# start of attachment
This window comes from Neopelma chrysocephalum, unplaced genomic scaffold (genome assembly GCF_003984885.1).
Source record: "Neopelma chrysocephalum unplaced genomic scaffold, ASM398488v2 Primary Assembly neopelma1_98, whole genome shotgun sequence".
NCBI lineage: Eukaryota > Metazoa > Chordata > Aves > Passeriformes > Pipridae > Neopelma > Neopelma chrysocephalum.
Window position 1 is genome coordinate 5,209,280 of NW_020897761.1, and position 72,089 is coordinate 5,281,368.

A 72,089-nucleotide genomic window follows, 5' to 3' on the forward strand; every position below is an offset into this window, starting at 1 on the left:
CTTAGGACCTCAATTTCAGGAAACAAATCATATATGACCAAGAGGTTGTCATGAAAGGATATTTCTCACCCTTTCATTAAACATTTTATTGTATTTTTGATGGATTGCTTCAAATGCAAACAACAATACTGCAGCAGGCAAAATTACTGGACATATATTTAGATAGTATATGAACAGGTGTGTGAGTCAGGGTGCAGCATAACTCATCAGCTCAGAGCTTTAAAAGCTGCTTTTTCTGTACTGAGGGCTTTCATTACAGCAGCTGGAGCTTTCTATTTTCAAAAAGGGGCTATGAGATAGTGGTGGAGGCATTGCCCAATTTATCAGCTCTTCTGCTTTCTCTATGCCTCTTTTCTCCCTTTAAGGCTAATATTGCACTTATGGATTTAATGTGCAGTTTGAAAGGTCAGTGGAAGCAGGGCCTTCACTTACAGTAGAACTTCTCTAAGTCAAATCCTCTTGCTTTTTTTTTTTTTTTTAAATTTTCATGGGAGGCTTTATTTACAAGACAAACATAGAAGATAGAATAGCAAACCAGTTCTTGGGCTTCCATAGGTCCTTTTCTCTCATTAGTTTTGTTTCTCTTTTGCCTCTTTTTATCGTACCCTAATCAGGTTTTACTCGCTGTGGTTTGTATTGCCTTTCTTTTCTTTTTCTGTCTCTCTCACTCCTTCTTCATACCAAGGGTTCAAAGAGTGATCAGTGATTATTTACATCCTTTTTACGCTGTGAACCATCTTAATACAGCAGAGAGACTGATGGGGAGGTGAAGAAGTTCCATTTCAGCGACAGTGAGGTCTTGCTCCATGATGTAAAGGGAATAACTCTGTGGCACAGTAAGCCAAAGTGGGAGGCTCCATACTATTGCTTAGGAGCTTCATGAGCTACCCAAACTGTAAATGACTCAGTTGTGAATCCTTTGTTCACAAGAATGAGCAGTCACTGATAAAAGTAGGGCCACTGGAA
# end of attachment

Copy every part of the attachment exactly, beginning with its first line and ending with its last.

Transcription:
This window comes from Neopelma chrysocephalum, unplaced genomic scaffold (genome assembly GCF_003984885.1).
Source record: "Neopelma chrysocephalum unplaced genomic scaffold, ASM398488v2 Primary Assembly neopelma1_98, whole genome shotgun sequence".
NCBI lineage: Eukaryota > Metazoa > Chordata > Aves > Passeriformes > Pipridae > Neopelma > Neopelma chrysocephalum.
Window position 1 is genome coordinate 5,209,280 of NW_020897761.1, and position 72,089 is coordinate 5,281,368.

A 72,089-nucleotide genomic window follows, 5' to 3' on the forward strand; every position below is an offset into this window, starting at 1 on the left:
CTTAGGACCTCAATTTCAGGAAACAAATCATATATGACCAAGAGGTTGTCATGAAAGGATATTTCTCACCCTTTCATTAAACATTTTATTGTATTTTTGATGGATTGCTTCAAATGCAAACAACAATACTGCAGCAGGCAAAATTACTGGACATATATTTAGATAGTATATGAACAGGTGTGTGAGTCAGGGTGCAGCATAACTCATCAGCTCAGAGCTTTAAAAGCTGCTTTTTCTGTACTGAGGGCTTTCATTACAGCAGCTGGAGCTTTCTATTTTCAAAAAGGGGCTATGAGATAGTGGTGGAGGCATTGCCCAATTTATCAGCTCTTCTGCTTTCTCTATGCCTCTTTTCTCCCTTTAAGGCTAATATTGCACTTATGGATTTAATGTGCAGTTTGAAAGGTCAGTGGAAGCAGGGCCTTCACTTACAGTAGAACTTCTCTAAGTCAAATCCTCTTGCTTTTTTTTTTTTTTTTAAATTTTCATGGGAGGCTTTATTTACAAGACAAACATAGAAGATAGAATAGCAAACCAGTTCTTGGGCTTCCATAGGTCCTTTTCTCTCATTAGTTTTGTTTCTCTTTTGCCTCTTTTTATCGTACCCTAATCAGGTTTTACTCGCTGTGGTTTGTATTGCCTTTCTTTTCTTTTTCTGTCTCTCTCACTCCTTCTTCATACCAAGGGTTCAAAGAGTGATCAGTGATTATTTACATCCTTTTTACGCTGTGAACCATCTTAATACAGCAGAGAGACTGATGGGGAGGTGAAGAAGTTCCATTTCAGCGACAGTGAGGTCTTGCTCCATGATGTAAAGGGAATAACTCTGTGGCACAGTAAGCCAAAGTGGGAGGCTCCATACTATTGCTTAGGAGCTTCATGAGCTACCCAAACTGTAAATGACTCAGTTGTGAATCCTTTGTTCACAAGAATGAGCAGTCACTGATAAAAGTAGGGCCACTGGAA